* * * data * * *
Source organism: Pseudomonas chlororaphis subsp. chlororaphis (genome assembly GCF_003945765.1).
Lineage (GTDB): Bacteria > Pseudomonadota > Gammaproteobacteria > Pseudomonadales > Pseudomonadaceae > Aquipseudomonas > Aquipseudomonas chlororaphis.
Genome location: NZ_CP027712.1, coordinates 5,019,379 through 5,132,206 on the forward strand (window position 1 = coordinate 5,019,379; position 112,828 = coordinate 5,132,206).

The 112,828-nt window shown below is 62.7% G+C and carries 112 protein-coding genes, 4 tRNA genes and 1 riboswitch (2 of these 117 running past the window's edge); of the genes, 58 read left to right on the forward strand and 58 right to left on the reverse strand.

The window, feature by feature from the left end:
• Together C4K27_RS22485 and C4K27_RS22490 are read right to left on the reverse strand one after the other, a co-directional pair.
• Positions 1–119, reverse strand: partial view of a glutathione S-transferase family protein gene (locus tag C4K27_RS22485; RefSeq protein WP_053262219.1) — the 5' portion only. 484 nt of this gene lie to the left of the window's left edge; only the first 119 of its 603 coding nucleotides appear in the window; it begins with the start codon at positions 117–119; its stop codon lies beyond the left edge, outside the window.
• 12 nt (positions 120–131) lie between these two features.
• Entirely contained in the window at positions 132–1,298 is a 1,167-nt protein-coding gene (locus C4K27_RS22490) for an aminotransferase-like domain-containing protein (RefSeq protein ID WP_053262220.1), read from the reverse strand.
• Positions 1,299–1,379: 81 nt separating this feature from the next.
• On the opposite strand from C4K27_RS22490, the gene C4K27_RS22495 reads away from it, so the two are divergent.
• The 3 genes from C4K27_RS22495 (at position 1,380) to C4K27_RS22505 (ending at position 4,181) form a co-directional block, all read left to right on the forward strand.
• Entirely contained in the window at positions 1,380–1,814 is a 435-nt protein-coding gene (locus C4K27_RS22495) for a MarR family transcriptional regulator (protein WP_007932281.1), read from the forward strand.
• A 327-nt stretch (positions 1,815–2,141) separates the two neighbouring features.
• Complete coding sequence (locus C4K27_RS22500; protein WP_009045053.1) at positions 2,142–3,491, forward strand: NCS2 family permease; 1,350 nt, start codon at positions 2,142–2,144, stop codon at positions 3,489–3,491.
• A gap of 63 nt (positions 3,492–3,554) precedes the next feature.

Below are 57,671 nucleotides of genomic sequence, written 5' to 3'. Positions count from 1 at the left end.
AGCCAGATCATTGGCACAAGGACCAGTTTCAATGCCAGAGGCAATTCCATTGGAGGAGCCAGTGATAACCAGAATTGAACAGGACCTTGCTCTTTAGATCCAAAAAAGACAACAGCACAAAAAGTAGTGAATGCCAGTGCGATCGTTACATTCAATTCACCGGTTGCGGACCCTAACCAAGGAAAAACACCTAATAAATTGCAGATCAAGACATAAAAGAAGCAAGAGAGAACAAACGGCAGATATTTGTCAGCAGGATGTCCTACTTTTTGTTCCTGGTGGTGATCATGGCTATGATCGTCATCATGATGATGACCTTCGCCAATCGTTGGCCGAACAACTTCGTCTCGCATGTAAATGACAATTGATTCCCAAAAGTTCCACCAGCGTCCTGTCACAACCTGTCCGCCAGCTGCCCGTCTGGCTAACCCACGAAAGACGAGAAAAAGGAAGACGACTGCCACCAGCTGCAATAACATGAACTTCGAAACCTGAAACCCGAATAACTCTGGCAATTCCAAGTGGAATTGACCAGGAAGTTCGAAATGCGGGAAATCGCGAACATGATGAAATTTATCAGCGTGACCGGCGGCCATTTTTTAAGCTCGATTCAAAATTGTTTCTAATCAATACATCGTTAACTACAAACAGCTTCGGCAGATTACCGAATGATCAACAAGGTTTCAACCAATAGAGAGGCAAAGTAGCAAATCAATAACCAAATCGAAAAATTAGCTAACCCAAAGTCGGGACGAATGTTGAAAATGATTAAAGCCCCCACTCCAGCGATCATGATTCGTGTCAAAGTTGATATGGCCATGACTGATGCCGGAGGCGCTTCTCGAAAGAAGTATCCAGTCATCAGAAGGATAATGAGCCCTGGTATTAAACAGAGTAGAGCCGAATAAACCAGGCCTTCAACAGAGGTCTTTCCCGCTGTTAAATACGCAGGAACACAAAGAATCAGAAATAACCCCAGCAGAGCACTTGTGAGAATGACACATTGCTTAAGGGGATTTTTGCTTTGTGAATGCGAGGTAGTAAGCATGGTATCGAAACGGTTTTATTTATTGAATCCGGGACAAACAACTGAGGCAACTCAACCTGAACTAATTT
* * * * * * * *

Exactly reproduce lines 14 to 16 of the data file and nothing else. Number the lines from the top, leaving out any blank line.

• A 327-nt stretch (positions 1,815–2,141) separates the two neighbouring features.
• Complete coding sequence (locus C4K27_RS22500; protein WP_009045053.1) at positions 2,142–3,491, forward strand: NCS2 family permease; 1,350 nt, start codon at positions 2,142–2,144, stop codon at positions 3,489–3,491.
• A gap of 63 nt (positions 3,492–3,554) precedes the next feature.